Letter to Teacher About Moebius
Written by Sandy Goodwick, this letter introducing teachers to
Moebius Syndrome has much to teach about all medical differences.

"Dear Teacher:

I'm giving you this because I want you to understand more about me.  You'll see I am just like everybody else in your class in lots of ways, but in some ways, I'm not the same.  I need you to know how I am "different" from the other kids in our class so you can help make school a safe place for me.

I have Moebius syndrome, which means that I have a paralyzed face.  I was born unable to smile, close my eyes completely, blink, frown or show anyfacial expression.  I do not have the 6th and 7th cranial nerves which control blinking, the sideways movement of my eyes, and facial expression. Believe me, I would much rather have been born with something else because it really hurts at times to have this!  Maybe the hardest part about Moebius is that it is so rare and nobody (except for other people with Moebius) really know what it's like to have.  Besides the facial paralysis, people with Moebius can be affected in other ways - speech difficulties, webbed fingers (syndactyly), missing or malformed limbs, club feet and Asperger syndrome.

The hardest part about having a disability is when one is teased, looked 'down' upon, or thought to be "weird" or different.  I often feel embarrassed about having Moebius, and I'm not sure how to handle this.  I need you to understand how important you are in helping me to be the best I can be!  I have all the same feelings, needs and emotions as anyone else - I just can't show it on my face.  Help me to use my voice and body language so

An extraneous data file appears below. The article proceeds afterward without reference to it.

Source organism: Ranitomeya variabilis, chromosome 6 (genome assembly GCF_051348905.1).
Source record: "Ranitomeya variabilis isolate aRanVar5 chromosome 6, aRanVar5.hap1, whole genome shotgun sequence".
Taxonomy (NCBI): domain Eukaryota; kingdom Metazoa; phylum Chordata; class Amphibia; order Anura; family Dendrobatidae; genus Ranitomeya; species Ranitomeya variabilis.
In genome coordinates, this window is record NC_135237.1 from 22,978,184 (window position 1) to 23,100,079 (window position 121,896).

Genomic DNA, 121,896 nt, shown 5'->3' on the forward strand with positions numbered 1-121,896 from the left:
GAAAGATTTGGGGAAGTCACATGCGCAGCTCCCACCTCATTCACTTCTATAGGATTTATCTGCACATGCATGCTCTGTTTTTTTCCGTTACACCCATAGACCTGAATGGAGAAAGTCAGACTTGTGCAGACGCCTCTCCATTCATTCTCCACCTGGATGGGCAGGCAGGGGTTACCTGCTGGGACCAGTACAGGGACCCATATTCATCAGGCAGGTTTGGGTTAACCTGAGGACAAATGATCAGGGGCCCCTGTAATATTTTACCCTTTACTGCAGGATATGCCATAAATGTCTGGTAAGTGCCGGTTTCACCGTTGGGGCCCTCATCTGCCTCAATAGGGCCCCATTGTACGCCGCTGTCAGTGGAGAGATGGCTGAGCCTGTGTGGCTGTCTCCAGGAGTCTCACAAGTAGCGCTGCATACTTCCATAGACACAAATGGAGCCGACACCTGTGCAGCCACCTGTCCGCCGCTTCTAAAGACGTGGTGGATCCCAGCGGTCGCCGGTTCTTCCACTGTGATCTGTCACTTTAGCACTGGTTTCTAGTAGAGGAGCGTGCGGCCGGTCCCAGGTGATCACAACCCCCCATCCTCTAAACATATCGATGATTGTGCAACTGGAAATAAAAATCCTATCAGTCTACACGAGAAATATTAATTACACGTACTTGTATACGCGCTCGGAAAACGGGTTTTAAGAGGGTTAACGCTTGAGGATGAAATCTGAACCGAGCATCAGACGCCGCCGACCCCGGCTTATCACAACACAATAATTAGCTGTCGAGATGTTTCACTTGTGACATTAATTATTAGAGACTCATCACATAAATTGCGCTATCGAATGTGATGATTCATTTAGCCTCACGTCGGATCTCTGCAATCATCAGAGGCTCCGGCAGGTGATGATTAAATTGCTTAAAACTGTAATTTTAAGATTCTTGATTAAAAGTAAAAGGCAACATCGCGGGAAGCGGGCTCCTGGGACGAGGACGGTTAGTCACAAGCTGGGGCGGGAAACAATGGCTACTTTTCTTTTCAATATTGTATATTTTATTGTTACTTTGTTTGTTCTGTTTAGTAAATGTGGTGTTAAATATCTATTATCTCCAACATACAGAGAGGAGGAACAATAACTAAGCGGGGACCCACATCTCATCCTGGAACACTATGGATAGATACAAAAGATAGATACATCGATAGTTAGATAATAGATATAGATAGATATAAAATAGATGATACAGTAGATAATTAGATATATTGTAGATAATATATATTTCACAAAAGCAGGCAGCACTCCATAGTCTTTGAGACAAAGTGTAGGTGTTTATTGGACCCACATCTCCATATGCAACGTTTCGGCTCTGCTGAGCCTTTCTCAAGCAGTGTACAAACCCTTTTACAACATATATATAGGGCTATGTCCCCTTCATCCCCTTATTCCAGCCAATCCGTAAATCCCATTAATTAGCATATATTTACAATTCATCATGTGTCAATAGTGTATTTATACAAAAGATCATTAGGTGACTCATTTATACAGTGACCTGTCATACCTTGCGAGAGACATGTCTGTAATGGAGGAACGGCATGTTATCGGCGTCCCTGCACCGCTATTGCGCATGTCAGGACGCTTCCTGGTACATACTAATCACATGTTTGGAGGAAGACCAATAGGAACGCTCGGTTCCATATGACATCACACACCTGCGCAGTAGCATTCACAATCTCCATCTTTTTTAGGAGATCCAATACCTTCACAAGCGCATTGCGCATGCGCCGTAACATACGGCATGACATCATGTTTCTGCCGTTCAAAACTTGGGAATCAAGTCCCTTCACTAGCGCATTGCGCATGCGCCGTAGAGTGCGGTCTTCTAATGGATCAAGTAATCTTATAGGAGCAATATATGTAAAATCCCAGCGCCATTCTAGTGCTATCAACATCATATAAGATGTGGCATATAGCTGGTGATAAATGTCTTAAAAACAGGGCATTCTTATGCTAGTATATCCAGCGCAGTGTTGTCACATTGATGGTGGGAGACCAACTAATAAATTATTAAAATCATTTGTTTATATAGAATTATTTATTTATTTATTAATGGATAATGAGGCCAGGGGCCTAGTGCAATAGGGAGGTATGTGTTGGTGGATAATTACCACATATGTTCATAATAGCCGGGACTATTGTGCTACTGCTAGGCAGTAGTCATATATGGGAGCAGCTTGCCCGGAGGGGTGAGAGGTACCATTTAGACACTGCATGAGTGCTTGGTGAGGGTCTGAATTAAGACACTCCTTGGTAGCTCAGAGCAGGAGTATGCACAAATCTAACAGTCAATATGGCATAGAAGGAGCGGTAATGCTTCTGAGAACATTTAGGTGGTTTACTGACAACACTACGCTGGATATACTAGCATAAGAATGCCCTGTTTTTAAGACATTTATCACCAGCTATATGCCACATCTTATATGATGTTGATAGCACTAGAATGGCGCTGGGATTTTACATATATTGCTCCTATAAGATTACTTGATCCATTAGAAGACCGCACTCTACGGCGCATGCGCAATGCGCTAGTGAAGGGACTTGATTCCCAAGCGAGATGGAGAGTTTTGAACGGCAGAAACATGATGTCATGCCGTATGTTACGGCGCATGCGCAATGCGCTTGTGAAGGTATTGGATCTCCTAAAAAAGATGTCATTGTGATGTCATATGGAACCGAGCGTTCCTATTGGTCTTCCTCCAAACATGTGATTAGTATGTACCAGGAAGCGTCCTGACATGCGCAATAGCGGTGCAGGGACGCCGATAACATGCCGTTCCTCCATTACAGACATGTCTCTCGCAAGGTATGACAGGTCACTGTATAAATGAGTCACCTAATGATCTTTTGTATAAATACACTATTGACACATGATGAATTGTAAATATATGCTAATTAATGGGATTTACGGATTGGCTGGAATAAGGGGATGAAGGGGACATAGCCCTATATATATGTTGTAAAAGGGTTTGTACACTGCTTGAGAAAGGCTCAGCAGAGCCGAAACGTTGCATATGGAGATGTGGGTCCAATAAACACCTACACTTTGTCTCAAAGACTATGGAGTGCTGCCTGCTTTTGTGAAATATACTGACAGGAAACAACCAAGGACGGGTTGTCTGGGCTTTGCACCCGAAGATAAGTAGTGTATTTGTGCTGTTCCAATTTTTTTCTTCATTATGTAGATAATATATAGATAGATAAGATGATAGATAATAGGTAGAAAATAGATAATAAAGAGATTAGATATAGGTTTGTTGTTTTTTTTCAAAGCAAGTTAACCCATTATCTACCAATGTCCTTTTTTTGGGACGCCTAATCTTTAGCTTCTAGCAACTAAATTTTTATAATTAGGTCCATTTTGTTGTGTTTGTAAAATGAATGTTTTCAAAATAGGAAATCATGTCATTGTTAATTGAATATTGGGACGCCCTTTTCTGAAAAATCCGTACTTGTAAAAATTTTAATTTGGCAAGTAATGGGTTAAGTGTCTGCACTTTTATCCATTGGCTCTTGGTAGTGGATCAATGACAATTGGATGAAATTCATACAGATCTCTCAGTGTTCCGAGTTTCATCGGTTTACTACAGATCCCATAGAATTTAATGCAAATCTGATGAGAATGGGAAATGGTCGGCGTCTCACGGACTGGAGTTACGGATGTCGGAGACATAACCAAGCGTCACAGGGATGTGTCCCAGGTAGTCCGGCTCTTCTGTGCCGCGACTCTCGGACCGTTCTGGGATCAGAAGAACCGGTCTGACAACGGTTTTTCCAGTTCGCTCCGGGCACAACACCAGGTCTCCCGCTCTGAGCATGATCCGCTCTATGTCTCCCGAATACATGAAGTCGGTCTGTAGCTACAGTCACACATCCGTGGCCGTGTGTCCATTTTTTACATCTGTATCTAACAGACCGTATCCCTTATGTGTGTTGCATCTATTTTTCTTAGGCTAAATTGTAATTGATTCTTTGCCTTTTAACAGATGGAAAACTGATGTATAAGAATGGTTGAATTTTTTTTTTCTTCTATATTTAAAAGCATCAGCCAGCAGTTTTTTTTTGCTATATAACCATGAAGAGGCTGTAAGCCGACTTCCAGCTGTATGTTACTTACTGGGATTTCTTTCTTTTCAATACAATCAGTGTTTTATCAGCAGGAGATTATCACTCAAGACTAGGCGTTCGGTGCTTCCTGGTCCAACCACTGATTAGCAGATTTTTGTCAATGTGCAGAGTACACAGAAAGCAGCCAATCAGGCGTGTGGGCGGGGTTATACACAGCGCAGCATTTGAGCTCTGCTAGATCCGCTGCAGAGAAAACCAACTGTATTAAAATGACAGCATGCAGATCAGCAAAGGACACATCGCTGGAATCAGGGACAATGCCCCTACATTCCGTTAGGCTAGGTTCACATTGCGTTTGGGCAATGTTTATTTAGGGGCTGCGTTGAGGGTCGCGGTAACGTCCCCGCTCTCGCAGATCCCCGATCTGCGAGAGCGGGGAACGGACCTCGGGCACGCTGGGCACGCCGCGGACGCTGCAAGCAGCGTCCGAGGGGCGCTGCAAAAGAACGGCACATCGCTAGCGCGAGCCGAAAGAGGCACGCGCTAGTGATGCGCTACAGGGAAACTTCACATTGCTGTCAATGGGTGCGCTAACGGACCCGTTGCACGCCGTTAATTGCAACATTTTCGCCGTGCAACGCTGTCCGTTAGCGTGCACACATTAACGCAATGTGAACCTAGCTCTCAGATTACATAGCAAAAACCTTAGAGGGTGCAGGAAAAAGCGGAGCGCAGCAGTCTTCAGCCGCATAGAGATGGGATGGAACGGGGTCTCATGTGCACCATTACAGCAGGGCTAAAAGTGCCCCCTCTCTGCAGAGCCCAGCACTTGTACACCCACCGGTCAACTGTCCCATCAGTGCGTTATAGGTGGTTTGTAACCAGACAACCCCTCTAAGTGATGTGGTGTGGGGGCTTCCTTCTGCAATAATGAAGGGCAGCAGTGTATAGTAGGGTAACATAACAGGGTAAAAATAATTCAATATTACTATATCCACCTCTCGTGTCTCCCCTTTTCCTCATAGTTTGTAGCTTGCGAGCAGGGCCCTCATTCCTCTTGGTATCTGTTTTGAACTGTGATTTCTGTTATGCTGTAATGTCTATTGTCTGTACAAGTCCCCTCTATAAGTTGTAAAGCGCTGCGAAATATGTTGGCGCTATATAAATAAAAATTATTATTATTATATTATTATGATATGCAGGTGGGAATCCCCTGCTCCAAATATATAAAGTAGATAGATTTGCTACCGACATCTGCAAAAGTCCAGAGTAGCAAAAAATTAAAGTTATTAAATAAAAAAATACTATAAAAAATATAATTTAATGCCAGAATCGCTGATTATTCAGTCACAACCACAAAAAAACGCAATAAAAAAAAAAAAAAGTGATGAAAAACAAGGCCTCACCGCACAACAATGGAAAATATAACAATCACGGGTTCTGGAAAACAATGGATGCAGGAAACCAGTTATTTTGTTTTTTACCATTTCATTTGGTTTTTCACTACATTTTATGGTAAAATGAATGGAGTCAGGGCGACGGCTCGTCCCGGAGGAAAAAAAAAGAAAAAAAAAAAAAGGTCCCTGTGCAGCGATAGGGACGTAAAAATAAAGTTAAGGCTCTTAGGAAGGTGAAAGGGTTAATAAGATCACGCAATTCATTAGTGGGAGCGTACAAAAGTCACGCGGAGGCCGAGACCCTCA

that people can read my feelings through them.

These are some of the things I have trouble with, in having Moebius...

  • My face always looks the same, no matter HOW happy or sad I am.
  • I sometimes feel really awkward when pictures are taken, because I can't smile.
  • Because Moebius is so rare, I feel very alone and different at times.
  • When I eat, I can't shut my mouth completely so food might collect on my teeth.
  • I can't shut my eyes like other people so I roll them back in my head.
  • My speech may not be as clear as other kids' speech, and my face looks different when I speak.
  • Kids may look at me funny or tease me because I look different.  It can hurt so much!
  • Sometimes people may think I am dumb or not interested because I don't show facial expression.
  • Sometimes I can't catch balls very well because my eyes don't move from side to side.
Maybe it would really help if  we ALL learned about other people who have disabilities - not just Moebius, but things that other kids have, like cerebral palsy or learning disabilities.  People with these conditions are regular people, just like all of us here in our class.  EVERYONE wants to be treated fairly, don't you think?

I am not the only child in the world with Moebius.  There aren't millions of us, but there are a growing number of people we have found who live all over the world!  We have started MANY organizations all over the world (including Australia, Canada, United States, United Kingdom, France, Peru, Germany,
Holland, Italy, and Spain) for people with Moebius syndrome - go to www.moebiussyndrome.org or www.moebius1.org to learn more about Moebius syndrome.

I'd love to tell you that I am this perfect child (except for the Moebius part) but my family will tell you right away that I fool around just like anybody else!  I guess I'm really pretty normal!

Thanks for reading this and learning something very important about me.  I think you'll soon find out there's a lot more to me than just Moebius syndrome!" 

Write to Sandy
Sandy's story

Check out stories from children and teens with Moebius
(Natalie, Kraig, Robyn, and Kristina)...all from the site map

To the frog ponds
Other resources 
To the site map

Joan Fleitas, Ed.D., R.N.
Associate Professor of Nursing, Lehman College, CUNY
Bronx, New York 10468

Last updated: November 14, 2004